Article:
Artificial Intelligence Might Not Kill Us After All

So long as it does what we want it to.

Renowned theoretical physicist and AI ala​rmist Stephen Hawking is among signatories on a new op​en letter that sets out a desired future for artificial intelligence research.

The letter, written by the Future of Life Institute—a volunteer organisation that proclaims its mission "to mitigate existential risks facing humanity"—is signed by several hundred people, among them academics from around the world, AI researchers from companies including Google, a few names from Singularity University, and SpaceX CEO Elon Musk, who has previously warned of impendin​g robotic doom.

But while earlier messages have focused on the more apocalyptic potential of intelligent machines—in a previous article f​or the Huffington Post, Hawking and some of the other signatories warned that creating AI might be the last thing humanity did—this letter, and attached research pap​er, has a more positive tone. It focuses on where AI research could be most beneficial. Provided we keep it under control.

"The potential benefits are huge, since everything that civilization has to offer is a product of human intelligence; we cannot predict what we might achieve when this intelligence is magnified by the tools AI may provide, but the eradication of disease and poverty are not unfathomable," the authors state. The point of the research priorities they lay out is to ensure AI systems head in this positive direction. As they put it, "our AI systems must do what we want them to do."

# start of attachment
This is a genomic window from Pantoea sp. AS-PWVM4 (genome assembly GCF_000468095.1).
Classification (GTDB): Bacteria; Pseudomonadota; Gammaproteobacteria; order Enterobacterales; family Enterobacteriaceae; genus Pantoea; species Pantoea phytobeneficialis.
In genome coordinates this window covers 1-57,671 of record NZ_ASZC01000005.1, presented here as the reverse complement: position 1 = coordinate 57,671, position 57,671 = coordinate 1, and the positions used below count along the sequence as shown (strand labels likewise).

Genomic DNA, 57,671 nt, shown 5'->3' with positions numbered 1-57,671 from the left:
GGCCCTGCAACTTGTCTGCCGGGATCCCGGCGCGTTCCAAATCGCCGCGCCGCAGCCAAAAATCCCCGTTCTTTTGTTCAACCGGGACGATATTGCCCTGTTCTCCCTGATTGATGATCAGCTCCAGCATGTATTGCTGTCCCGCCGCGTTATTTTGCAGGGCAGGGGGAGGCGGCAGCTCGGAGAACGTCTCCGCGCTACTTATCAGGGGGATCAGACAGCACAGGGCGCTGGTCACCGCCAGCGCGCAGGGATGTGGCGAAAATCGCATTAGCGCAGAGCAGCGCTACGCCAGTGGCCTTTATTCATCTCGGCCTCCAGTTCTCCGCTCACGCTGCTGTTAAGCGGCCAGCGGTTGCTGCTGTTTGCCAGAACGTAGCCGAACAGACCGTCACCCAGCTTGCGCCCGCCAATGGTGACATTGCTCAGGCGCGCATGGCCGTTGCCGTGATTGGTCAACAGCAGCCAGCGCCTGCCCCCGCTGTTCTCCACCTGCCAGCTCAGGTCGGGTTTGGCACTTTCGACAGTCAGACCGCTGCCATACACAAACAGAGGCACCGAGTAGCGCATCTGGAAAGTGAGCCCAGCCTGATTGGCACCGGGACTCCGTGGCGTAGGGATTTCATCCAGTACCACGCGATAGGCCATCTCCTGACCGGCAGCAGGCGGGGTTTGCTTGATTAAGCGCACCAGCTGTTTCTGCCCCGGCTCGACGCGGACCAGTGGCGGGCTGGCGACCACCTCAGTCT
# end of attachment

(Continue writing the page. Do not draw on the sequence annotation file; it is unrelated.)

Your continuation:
Short-term priorities backed by the researchers include maximising economic benefits by looking at the impact of automation on the job market; exploring ethical and legal issues such as liability, privacy, and the use of autonomous weapons; and an emphasis on making systems that are fundamentally safe to begin with.

Our AI systems must do what we want them to do

The safety issue takes front stage in the team's longer objectives. They write that, "A frequently discussed long-term goal of some AI researchers is to develop systems that can learn from experience with human-like breadth and surpass human performance in most cognitive tasks, thereby having a major impact on society."

If there's any "non-negligible" chance that we could get to this point, they argue, then more research is needed to make sure that AI stays "robust and beneficial." If something's cleverer than us, we want it on our side.

The paper generally outlines questions that need to be considered right from the design phase of intelligent systems—building the right systems the right way, with the right security and control built in.

That last one—control—is the kind of concern that leads to end-of-the-world rhetoric we've been getting used to hearing on the issue of AI. What if it turns against us? The more autonomous a machine, the more likely this scenario seems, which is why the authors suggest research is needed into systems that won't slip out of our command.

It's a (slightly) more optimistic approach to the AI future that nevertheless remains realistic; sure, this technology carries risks, but if we start looking at how to address them now, maybe we'll be OK.

If we can harness AI to tackle issues like poverty and disease, maybe we'll even be better than OK.